• It was also nice to be able to check in with students. I don’t know if it was because they needed less support with the surveys (or if I checked less frequently as I didn’t want to influence their answers), but it felt like I had more time to check in and have needed conversations with students – lots of kiddos needed time to talk to our Wellness center or just talk about their lives or needed more support and I felt like I was somehow able to give this in a way that I’m usually not able to (do to time and such)

New mini-unit starts Monday. Cross your fingers.

Day 148: The One Where We Taught Each Other Fractions

One of the quirky things about working in a school with lots of recent immigrants is that we can never quite be sure what they’ve learned prior to being at our school. State standards? Fantastic. They don’t apply out of the country, though.

One of the gaps that we generally count on is fractions, which are typically taught in middle school in the United States. They come up frequently on the state exit exam and are good to know about in general.

After trying some stuff in homework and review packets, we (my curriculum partner, really) bit the bullet and purchased fraction circles. (“What do we call them?” ask the kiddos. “Tiles?” I suggest. “But we already have tiles,” they respond. I tried to convince them that they were called “pie pieces”, but I think that is asking too much.)

On Friday, Monday and Tuesday, curriculum partner and I split our classes in two. Some students worked on fractions with the pie pieces and some students working on writing steps to solve equations.

Today, students who learned about fractions taught the rest of the class how to use the pie pieces, how to write fractions and how to write and find equivalent fractions.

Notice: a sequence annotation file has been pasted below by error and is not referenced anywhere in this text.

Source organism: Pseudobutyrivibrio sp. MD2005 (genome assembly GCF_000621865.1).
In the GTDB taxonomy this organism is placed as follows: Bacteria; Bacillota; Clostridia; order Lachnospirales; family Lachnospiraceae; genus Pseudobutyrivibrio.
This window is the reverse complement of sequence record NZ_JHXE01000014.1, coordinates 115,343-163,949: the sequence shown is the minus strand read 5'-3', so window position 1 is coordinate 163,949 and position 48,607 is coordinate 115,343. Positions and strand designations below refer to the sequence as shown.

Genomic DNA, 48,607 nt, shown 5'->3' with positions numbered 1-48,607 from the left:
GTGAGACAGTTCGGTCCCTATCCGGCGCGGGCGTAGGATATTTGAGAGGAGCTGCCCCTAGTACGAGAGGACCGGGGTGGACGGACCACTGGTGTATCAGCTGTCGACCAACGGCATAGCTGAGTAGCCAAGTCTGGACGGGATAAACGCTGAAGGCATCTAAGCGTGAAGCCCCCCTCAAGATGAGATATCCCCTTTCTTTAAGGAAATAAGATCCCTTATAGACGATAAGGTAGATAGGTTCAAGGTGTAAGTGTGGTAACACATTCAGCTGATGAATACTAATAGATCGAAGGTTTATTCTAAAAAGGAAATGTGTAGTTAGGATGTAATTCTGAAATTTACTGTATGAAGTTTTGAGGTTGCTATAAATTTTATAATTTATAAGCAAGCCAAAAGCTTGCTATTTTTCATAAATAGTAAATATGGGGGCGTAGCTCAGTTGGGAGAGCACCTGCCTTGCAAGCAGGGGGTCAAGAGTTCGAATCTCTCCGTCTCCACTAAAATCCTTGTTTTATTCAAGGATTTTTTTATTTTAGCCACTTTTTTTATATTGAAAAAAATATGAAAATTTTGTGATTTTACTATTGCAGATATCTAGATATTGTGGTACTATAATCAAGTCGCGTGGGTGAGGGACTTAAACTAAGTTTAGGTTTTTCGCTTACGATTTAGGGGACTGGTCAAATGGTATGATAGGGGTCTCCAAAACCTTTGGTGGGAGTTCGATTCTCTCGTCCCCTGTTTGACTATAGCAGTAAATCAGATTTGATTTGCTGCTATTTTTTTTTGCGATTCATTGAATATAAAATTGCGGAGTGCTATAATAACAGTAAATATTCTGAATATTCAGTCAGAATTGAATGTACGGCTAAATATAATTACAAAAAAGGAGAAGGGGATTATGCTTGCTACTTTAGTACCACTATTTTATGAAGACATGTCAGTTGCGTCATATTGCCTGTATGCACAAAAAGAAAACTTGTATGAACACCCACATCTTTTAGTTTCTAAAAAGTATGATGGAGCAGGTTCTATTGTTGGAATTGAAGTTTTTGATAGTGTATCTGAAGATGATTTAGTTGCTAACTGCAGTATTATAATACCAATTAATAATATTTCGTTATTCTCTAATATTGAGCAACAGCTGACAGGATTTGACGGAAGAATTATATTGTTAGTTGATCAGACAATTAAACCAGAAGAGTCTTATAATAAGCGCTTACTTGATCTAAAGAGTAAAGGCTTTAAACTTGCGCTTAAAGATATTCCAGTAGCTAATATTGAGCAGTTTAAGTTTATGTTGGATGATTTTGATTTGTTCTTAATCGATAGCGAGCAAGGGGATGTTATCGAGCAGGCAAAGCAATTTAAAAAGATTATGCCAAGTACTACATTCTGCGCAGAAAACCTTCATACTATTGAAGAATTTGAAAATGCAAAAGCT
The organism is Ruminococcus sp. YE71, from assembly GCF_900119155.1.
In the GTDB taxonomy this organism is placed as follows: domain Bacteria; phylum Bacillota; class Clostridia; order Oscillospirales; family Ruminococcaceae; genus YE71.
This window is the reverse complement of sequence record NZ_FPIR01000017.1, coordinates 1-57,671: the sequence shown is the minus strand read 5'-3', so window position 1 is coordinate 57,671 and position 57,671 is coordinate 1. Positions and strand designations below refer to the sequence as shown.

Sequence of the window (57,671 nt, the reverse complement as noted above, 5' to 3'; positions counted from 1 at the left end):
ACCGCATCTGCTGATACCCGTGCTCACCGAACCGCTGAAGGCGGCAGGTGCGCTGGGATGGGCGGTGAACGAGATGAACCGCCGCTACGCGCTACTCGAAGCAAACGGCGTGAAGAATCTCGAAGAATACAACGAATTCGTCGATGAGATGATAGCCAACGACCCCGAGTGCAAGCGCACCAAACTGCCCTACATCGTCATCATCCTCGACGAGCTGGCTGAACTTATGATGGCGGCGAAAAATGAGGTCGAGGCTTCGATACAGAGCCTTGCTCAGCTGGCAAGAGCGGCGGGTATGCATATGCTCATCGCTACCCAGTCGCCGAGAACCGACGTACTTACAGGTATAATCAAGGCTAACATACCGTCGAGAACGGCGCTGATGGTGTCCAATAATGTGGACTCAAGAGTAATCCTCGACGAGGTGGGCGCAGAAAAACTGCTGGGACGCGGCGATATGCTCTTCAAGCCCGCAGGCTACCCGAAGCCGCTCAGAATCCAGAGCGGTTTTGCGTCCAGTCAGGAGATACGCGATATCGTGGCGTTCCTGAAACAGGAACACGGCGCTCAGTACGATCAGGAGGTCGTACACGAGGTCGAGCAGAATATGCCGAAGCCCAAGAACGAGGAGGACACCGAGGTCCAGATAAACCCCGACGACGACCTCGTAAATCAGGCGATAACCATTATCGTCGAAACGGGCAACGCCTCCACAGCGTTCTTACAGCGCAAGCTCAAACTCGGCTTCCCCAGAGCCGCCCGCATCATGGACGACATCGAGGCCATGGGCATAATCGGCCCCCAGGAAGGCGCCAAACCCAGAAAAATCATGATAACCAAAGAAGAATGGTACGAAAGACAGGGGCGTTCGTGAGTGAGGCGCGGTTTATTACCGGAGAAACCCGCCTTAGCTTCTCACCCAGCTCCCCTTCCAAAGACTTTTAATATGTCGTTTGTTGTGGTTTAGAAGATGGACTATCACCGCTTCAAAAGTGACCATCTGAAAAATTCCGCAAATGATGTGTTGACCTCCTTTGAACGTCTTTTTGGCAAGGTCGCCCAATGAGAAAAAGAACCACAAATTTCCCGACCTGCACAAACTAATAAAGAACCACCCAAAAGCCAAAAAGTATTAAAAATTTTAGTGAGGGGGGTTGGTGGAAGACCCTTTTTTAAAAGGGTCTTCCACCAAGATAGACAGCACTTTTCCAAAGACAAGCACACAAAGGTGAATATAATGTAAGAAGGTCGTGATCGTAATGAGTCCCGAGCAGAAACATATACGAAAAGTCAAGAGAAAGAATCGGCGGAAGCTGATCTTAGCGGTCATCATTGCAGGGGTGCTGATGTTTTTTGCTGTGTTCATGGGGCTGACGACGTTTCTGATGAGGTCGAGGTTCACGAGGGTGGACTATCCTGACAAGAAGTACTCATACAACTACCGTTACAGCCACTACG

Photo: Student Worksheet on Making Fractions

2015-04-16 15.46.51This worksheet is from a student where the teacher admittedly struggled at first, but pulled off a pretty strong showing. The student who wrote this is a pretty good artist and despite many ups and downs, was pretty engaged (there were also 6 adult visitors in the room – one for each group and enough to engage our students while pushing their thinking).

I wonder why this student (and others) sometimes shade in non-consecutive pie pieces (see 6/12). I also observe that most of their pie pieces are the same size (except for 2/3), which is not always a given with our students (especially those with Formal Interrupted Education, which I do not think applies to this student).

WCYDWT: 200 Years of Immigration to the US

Math teachers (and I suspect other teachers) love to find interesting images and then ask each other: “What Can You Do With This?” It prompts a lot of good questions and gets people to engage in ways that a drafted, scripted curriculum often can’t. (As an aside, we often prompt our ELL kiddos by asking them “What do you observe?” “What do you wonder?”)